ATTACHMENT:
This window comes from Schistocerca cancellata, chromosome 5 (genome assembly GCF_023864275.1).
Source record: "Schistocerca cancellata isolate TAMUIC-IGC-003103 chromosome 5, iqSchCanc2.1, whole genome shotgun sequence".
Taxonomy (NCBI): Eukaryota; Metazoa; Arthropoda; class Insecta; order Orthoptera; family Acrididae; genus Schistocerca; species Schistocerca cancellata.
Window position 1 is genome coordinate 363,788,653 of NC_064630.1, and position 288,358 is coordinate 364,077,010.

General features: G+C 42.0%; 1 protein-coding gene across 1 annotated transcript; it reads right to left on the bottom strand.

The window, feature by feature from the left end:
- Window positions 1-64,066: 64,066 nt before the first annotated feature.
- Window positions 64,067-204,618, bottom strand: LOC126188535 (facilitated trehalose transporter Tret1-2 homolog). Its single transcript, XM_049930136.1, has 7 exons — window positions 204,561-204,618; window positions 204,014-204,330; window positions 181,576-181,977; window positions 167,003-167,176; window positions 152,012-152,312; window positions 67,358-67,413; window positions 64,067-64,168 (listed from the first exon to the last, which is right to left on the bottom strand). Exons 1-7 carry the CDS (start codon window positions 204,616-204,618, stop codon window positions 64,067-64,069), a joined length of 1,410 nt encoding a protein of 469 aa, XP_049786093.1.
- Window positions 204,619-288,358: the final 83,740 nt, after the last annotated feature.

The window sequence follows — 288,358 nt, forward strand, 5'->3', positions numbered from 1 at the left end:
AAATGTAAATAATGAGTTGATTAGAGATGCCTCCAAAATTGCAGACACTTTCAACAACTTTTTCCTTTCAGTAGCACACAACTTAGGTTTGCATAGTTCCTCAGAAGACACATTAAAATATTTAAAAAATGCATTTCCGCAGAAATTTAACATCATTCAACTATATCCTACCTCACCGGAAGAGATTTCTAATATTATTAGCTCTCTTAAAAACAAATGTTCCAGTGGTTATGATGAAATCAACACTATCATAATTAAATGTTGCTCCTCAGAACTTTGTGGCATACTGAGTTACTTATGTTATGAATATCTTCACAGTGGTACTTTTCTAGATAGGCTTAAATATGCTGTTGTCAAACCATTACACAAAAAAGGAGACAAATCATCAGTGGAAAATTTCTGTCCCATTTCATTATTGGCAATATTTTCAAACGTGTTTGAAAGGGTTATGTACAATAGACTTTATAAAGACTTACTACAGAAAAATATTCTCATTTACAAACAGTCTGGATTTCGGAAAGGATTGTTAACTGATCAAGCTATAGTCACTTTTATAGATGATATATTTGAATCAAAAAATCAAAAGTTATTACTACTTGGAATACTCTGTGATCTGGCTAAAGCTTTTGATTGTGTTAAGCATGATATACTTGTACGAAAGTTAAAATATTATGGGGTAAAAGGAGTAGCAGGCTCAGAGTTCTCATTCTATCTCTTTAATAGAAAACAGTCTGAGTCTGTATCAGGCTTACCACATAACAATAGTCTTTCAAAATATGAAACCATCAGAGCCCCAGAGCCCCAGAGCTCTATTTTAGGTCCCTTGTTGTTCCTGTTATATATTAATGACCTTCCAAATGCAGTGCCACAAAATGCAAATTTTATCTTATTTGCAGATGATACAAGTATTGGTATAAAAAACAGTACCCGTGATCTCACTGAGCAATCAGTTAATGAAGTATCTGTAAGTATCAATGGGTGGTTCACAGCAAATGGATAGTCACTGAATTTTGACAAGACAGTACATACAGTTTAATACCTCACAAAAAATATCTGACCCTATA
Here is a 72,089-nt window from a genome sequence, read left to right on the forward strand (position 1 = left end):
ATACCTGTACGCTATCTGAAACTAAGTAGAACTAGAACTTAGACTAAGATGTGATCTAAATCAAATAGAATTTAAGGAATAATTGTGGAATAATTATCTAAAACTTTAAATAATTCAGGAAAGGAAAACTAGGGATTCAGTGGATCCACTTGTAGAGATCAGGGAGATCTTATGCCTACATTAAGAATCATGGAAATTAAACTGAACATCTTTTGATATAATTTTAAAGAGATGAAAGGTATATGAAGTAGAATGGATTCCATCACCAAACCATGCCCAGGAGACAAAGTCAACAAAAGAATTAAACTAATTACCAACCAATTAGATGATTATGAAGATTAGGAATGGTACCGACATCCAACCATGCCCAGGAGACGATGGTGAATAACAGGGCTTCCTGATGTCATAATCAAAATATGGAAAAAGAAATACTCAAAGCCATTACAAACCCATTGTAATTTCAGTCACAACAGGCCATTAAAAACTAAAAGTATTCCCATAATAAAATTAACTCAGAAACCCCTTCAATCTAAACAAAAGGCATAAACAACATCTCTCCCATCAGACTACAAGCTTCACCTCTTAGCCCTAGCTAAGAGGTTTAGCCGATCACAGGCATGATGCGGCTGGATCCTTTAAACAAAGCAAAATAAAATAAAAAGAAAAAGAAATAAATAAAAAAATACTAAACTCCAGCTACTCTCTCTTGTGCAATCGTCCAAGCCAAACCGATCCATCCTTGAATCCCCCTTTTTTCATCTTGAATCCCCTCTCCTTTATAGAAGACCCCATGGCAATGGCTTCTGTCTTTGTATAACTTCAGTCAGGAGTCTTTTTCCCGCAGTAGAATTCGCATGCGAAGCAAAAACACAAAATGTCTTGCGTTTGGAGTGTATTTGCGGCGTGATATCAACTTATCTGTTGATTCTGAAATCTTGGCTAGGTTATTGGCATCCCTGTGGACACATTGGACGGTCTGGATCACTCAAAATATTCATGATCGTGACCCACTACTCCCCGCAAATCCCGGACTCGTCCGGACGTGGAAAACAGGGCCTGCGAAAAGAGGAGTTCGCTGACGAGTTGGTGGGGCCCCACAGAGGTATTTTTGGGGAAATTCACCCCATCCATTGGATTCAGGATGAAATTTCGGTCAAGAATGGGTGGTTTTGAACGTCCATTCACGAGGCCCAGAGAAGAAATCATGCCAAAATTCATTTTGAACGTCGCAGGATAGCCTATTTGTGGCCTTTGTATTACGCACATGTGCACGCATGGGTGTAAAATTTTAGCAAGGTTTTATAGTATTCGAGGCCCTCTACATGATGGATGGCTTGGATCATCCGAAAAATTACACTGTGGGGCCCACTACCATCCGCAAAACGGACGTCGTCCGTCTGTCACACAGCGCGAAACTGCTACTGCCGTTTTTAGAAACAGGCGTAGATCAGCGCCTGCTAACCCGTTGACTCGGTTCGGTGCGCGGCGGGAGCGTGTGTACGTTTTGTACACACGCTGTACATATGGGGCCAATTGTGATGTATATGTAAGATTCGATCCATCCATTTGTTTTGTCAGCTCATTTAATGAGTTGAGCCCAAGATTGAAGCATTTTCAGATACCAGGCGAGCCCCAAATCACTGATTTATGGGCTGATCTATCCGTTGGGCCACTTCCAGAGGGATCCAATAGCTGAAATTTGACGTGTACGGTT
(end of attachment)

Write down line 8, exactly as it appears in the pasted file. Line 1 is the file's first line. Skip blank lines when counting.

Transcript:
- Window positions 64,067-204,618, bottom strand: LOC126188535 (facilitated trehalose transporter Tret1-2 homolog). Its single transcript, XM_049930136.1, has 7 exons — window positions 204,561-204,618; window positions 204,014-204,330; window positions 181,576-181,977; window positions 167,003-167,176; window positions 152,012-152,312; window positions 67,358-67,413; window positions 64,067-64,168 (listed from the first exon to the last, which is right to left on the bottom strand). Exons 1-7 carry the CDS (start codon window positions 204,616-204,618, stop codon window positions 64,067-64,069), a joined length of 1,410 nt encoding a protein of 469 aa, XP_049786093.1.